Greater Manchester still has some way to go before it reaches Amsterdam-levels of bike friendliness, but attitudes towards cycling are starting to change. The more cyclists who take to the city's roads and add their support to initiatives such as Vélocity 2025 and the national Get Britain Cycling campaign, the greater visibility there is and potential to push cycling into the mainstream. In the words of Mike Armstrong: “Provision for cycling should be direct, quicker and more convenient than driving.”

Monday, 3 June 2013

Repeat talk: 'Woman's Outlook: a surprisingly modern magazine?' Working Class Movement Library, Wednesday 26 June, 2pm

I have been invited to repeat my talk 'Woman's Outlook: a surprisingly modern magazine?' (read a mini-review of the talk in Rochdale to find out what to expect ... ) at the Working Class Movement Library in Salford on Wednesday 26 June at 2pm, as the Library also contains volumes of Woman's Outlook.

The talk is part of the Library's Invisible Histories series, and follows an inspiring talk by the F-Word music editor Cazz Blase on women's motivations for publishing magazines and fanzines, from punk and post-punk era zines such as City Fun to the Riot Grrrl scene. Cazz's talk included an intriguing reference to Moss Side Community Press Women's Co-op, which was active in the 1970s  (find out more about the history of radical and community printing collectives and co-operatives on this fascinating website).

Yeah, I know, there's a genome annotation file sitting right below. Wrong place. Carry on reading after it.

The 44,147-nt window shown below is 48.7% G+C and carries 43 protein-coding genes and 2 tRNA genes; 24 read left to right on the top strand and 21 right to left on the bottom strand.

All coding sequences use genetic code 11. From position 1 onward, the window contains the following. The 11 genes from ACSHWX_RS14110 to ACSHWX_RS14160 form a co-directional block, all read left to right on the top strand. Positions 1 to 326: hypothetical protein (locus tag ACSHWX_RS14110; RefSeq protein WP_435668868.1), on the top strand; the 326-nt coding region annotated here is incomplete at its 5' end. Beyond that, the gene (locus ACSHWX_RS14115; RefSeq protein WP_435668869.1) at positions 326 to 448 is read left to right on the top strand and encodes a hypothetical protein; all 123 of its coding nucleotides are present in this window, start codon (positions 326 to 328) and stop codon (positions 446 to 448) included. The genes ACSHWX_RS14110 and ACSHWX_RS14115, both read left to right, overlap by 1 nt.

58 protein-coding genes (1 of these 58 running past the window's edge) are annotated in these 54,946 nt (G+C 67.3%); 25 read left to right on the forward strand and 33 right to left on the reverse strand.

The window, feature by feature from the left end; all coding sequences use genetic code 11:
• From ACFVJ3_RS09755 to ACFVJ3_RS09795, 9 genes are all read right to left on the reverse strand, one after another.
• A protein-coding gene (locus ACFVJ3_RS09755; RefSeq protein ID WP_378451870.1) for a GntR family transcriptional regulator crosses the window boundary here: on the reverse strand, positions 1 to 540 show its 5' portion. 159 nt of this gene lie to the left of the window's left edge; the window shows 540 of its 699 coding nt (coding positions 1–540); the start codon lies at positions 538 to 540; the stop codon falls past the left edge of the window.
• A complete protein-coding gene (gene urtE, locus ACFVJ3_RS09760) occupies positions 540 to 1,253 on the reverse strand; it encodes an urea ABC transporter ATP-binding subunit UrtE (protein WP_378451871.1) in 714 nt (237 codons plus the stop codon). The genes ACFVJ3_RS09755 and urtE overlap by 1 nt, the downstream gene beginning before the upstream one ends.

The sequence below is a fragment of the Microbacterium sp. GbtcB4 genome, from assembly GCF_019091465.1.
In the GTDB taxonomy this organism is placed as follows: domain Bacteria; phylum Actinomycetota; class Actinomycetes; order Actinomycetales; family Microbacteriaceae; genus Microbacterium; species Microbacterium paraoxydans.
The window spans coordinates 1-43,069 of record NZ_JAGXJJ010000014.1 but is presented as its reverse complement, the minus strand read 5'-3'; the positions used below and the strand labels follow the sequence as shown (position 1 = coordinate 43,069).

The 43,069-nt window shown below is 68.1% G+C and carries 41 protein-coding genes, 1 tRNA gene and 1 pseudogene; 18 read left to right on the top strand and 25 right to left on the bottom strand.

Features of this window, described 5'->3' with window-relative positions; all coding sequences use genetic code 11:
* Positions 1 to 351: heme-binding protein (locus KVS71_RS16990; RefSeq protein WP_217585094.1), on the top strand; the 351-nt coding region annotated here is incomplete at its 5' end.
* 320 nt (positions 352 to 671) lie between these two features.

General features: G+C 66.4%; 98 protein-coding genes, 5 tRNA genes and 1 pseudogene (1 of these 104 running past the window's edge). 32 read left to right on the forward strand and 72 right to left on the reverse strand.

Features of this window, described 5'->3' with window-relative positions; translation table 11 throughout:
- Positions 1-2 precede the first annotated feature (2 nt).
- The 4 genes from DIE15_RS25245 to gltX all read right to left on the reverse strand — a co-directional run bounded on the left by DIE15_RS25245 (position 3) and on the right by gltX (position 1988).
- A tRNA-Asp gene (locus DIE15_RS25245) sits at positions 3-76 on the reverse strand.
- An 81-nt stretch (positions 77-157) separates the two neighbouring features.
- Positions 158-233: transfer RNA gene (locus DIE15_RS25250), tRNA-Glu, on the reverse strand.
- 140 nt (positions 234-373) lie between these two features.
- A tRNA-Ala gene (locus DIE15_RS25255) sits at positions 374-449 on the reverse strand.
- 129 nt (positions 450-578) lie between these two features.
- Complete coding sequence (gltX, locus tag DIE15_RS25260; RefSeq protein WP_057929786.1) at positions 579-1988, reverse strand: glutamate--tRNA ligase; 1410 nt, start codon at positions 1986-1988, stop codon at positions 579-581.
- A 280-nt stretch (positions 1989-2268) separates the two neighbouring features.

More information about my talk:

Woman's Outlook – a surprisingly modern magazine? 

For nearly five decades, Woman’s Outlook was the voice of the Co-operative Women’s Guild, the campaigning organisation which worked to raise the status of women both in the co-operative movement and in society, and its onetime editor Mary Stott later became a longstanding editor of the Guardian women’s pages.

From its origins in Manchester in 1919, Outlook provided an enticing mixture of articles addressing both the personal and the political, combining fashion, fiction, features and recipes with advice for working women – in many ways, not dissimilar to the content of women’s magazines today!

Woman’s Outlook: a surprisingly modern magazine?’ will explore some of the key issues addressed in Outlook, and look at how the magazine encouraged women to get involved in campaigning for a better world. Topics covered by Outlook such as women's representation in parliament, equal pay and healthy eating remain highly relevant today, and the talk will end by considering whether the type of content provided by 21st century women’s lifestyle magazines has really changed much since the days of Outlook.